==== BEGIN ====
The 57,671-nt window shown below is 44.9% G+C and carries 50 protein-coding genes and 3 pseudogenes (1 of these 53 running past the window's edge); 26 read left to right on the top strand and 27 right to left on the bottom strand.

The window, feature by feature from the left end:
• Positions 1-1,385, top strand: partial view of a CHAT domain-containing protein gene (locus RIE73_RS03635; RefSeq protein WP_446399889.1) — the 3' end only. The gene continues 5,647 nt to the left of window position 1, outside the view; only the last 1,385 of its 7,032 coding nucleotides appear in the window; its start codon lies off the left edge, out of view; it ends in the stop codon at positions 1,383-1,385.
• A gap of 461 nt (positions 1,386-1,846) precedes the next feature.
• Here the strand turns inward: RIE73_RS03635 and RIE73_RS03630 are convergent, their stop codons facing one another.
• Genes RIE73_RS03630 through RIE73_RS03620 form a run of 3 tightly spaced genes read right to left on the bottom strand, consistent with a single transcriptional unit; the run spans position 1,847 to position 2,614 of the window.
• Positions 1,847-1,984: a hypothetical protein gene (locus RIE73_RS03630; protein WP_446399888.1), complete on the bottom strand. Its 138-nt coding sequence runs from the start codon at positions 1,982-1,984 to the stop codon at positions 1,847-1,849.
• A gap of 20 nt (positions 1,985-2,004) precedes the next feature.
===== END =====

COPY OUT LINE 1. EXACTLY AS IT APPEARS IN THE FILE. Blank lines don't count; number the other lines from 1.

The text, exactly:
The 57,671-nt window shown below is 44.9% G+C and carries 50 protein-coding genes and 3 pseudogenes (1 of these 53 running past the window's edge); 26 read left to right on the top strand and 27 right to left on the bottom strand.